Patients at risk with doctors at ‘breaking point’ and looking to quit in unprecedented numbers, GMC warns

Doctors adopting ‘risky and unsustainable’ compromises to maintain patient care and looking to quit NHS in ‘unprecedented numbers’, regulator says

Alex Matthews-King
Health Correspondent
Wednesday 05 December 2018 01:41
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Unchecked rise in older, sicker patients causing doctors to quit NHS in 'unprecedented numbers', watchdog warns
Unchecked rise in older, sicker patients causing doctors to quit NHS in 'unprecedented numbers', watchdog warns

Patient safety is being put at risk by doctors on the “brink of breaking point” thanks to out of control NHS pressures, the UK’s medical regulator has warned.

Ministers are running out of time to act as patient numbers continue to rise and staff are forced to make “risky compromises” to training and care, the General Medical Council (GMC) said.

With doctors at the limit of what can be done safely, the GMC warns doctors are looking to quit the health service in “unprecedented numbers”.

In its report on the state of medical training and practise, a survey of more than 2,600 doctors revealed one in five are considering quitting Britain to work abroad in the next three years.

A similar number are considering working part time and many more are eyeing up early retirement, despite being in the middle of their career.

“The UK is running out of time to prevent a significant decline in workforce numbers, which risks patient safety,” the authors said.

“The health system now faces a decline in what can be offered and how it is offered by doctors who are prioritising and compromising their work in an effort to maintain standards of care for their patients.”

It sets out that doctors are adapting to cope with pressures but warns these strategies are “risky or unsustainable”.

“The medical profession is at the brink of a breaking point in trying to maintain standards and deliver good patient care,” the report adds.

A rising number of patients with complex health conditions along with a shortage of experienced staff and an unprecedented funding squeeze have heaped further pressure on the NHS.

To cope with the pressures, medical teams are neglecting training and adopting strategies which “prioritise immediate patient care and safety”, such as making an unnecessary referrals or bypassing clinical checklists in order to get through the workload, it added.

Meanwhile doctors “acting up” or “acting down” – performing duties beyond or below their expertise – is becoming “normalised”, the report adds.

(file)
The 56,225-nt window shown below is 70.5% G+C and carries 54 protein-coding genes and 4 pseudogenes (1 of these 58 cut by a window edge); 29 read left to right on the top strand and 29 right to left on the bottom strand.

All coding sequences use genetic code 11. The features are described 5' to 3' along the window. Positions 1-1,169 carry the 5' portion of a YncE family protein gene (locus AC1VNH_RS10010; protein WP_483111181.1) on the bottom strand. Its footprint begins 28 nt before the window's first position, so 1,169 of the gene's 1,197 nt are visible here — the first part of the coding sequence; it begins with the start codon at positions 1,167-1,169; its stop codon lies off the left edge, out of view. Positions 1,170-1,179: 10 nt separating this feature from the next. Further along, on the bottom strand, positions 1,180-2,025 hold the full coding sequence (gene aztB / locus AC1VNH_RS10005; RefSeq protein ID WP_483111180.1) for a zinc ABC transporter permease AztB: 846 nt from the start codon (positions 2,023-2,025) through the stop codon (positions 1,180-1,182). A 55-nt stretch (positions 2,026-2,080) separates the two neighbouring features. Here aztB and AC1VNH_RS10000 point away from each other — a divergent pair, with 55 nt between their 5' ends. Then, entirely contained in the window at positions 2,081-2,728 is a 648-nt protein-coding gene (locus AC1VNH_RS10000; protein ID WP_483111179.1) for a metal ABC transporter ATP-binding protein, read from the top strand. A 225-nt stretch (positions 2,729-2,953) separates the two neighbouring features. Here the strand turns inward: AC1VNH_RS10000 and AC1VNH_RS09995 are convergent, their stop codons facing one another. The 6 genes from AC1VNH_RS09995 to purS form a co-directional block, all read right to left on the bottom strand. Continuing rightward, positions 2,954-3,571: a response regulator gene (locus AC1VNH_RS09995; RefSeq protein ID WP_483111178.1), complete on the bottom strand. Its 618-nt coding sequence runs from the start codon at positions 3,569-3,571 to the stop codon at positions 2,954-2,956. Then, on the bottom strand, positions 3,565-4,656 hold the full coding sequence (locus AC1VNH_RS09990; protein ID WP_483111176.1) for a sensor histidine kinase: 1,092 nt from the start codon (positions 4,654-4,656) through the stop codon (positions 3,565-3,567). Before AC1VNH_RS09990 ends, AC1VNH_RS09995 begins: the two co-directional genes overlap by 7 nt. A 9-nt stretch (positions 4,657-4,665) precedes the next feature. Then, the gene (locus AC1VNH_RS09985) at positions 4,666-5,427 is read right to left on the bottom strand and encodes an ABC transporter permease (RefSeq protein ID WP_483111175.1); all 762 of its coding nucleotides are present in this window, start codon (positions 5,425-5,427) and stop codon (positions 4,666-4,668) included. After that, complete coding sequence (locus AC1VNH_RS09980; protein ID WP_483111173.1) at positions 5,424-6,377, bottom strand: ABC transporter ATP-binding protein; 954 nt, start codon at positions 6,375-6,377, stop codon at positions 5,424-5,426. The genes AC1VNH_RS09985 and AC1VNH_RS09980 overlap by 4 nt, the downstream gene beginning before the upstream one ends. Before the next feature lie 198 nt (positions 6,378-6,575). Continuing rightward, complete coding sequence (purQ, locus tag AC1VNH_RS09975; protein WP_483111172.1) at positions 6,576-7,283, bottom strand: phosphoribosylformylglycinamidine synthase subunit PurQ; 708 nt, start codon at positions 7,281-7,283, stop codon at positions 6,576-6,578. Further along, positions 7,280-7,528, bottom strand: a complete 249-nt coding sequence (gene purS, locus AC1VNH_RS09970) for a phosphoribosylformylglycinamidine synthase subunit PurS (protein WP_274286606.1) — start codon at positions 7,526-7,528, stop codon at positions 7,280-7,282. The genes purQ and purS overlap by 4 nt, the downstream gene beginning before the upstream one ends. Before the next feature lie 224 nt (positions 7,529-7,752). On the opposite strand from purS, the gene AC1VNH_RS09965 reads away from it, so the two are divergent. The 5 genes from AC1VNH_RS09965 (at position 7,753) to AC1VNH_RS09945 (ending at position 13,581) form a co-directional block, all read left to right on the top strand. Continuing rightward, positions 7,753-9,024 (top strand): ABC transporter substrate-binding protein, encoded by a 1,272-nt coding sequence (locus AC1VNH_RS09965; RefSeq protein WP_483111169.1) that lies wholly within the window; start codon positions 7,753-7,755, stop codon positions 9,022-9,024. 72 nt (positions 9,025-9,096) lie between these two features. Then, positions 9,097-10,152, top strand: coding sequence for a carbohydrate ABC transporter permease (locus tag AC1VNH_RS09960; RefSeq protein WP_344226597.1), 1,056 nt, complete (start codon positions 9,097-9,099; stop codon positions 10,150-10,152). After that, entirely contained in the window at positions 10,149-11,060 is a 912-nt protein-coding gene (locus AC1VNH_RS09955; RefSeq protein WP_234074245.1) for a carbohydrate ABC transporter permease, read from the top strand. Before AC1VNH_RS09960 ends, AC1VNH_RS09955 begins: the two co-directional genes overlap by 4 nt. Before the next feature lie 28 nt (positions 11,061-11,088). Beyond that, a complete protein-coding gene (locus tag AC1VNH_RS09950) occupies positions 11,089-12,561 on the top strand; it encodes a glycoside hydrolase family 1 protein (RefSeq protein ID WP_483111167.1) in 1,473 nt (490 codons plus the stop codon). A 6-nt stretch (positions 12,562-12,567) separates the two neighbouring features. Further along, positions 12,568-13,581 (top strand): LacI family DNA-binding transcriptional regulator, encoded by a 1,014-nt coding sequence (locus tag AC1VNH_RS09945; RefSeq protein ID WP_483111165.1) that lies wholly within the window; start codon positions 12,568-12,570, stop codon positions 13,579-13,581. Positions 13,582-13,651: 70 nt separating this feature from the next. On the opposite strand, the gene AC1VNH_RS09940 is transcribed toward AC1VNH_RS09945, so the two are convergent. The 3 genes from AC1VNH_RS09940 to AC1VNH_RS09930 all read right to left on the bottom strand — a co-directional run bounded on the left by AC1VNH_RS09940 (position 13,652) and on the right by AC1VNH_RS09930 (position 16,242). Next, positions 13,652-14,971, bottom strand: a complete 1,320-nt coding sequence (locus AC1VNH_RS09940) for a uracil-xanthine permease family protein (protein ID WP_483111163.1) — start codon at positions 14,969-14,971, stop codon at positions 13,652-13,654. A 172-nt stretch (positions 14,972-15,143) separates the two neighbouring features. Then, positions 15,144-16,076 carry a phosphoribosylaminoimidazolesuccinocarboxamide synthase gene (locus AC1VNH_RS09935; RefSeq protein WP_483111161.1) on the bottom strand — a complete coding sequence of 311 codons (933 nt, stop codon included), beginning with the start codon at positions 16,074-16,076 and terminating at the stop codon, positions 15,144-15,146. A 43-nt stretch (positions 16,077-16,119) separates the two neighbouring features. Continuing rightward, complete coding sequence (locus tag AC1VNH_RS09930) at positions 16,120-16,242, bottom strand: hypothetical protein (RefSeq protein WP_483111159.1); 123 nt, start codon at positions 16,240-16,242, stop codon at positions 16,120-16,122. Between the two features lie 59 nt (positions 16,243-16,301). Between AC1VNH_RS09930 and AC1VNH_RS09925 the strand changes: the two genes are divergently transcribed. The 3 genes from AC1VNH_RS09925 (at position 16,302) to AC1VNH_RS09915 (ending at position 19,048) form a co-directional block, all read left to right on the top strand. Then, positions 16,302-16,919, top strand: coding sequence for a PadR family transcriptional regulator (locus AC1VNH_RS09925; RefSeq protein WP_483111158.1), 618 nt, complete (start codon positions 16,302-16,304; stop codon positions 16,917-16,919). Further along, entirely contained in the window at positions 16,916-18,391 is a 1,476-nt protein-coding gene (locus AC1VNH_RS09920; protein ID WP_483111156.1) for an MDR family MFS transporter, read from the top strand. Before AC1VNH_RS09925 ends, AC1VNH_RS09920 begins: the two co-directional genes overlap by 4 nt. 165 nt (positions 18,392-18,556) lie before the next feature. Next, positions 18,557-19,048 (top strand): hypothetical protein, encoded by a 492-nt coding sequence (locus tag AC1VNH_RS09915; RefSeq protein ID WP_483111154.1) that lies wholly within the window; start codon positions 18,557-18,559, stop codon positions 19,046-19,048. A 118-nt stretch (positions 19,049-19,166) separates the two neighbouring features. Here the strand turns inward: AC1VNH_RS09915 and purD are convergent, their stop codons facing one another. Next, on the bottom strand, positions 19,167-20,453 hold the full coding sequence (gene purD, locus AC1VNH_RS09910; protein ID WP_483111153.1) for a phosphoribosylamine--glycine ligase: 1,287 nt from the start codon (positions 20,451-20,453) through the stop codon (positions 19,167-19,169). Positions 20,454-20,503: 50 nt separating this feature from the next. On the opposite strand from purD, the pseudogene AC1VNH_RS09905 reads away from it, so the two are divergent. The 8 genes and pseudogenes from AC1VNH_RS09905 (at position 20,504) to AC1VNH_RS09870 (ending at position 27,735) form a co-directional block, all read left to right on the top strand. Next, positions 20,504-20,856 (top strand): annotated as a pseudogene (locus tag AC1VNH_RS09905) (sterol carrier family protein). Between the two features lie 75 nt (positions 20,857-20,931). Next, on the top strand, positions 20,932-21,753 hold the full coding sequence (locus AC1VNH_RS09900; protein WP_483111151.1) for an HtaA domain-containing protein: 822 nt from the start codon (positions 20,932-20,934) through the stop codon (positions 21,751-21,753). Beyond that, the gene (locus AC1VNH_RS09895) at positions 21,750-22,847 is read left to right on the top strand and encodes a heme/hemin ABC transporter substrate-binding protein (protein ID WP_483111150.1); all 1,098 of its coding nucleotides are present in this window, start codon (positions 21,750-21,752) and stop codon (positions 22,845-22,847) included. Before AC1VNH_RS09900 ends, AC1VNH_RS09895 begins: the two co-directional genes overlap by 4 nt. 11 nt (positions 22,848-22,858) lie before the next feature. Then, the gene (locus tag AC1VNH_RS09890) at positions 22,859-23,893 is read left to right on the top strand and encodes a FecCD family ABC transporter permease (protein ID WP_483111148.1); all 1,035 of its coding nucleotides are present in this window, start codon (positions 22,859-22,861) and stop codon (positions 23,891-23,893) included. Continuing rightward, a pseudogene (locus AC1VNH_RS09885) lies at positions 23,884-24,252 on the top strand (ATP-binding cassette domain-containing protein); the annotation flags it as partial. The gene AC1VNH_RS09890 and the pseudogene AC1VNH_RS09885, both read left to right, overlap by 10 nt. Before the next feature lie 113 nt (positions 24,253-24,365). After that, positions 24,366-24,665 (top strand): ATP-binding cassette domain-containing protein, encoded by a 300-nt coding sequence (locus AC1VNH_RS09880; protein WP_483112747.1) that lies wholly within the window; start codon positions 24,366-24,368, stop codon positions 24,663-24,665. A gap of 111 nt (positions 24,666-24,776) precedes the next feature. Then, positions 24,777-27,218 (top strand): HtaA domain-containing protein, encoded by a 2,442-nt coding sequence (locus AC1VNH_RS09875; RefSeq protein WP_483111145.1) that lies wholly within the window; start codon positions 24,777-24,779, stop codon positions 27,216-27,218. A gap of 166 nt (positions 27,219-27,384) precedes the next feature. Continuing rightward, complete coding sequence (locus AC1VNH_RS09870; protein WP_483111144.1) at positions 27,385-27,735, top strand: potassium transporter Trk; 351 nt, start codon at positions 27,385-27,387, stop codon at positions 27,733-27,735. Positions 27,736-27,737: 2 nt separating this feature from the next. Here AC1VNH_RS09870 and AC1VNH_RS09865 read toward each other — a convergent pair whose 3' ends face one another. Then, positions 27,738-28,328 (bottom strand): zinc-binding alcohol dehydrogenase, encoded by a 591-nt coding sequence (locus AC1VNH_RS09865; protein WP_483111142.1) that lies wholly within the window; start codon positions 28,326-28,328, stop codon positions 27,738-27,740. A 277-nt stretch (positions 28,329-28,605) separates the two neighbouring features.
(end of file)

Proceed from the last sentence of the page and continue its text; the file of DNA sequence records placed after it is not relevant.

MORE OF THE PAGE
The poll found that 21 per cent of 45 to 54-year-old doctors and two-thirds of 55 to 64-year-olds, intend to retire early, which the GMC said was particularly “concerning”.

This comes against the “uncertainties of Brexit”, with nearly one in 10 doctors in the UK originally from a European Union nation.

The British Medical Association (BMA) said this was the “spectre on the horizon” which could significantly undermine the NHS workforce in a matter of months.

“Demand for the NHS is rocketing, and patients are often suffering from a number of complex conditions, which is having a huge effect on doctors’ workloads. Indeed, as this report finds, the majority are now working beyond their rostered hours at least once a week – a situation that is completely unsustainable,” BMA chair Dr Chaand Nagpaul added.

Sir Terence Stephenson, chairman of the GMC, said: “Doctors are telling us clearly that the strain that the system is under is having a direct effect on them, and on their plans to continue working in that system.

“We’ve heard from doctors who are referring patients on to other parts of the system because they don’t have the time to deal with their issues, understandably moving the pressure on to other parts of the service.

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While pressures vary across the nation, the GMC wants a UK-wide workforce plan to ensure the right skills are in the right place.

A Department of Health and Social Care spokesperson said: “Doctors are the backbone of the NHS and there are currently record numbers providing patients with excellent, safe care.

“We are committed to improving doctors’ work-life balance by expanding flexible working schemes and e-rostering and we are ensuring the NHS has the doctors it needs now and in the future through a 25 per cent increase in training places and opening five new medical schools.

“The government has secured the rights of all EU citizens in the UK and our dedicated EU doctors are among the first to be able to secure their settled status – underlining our commitment to them.”

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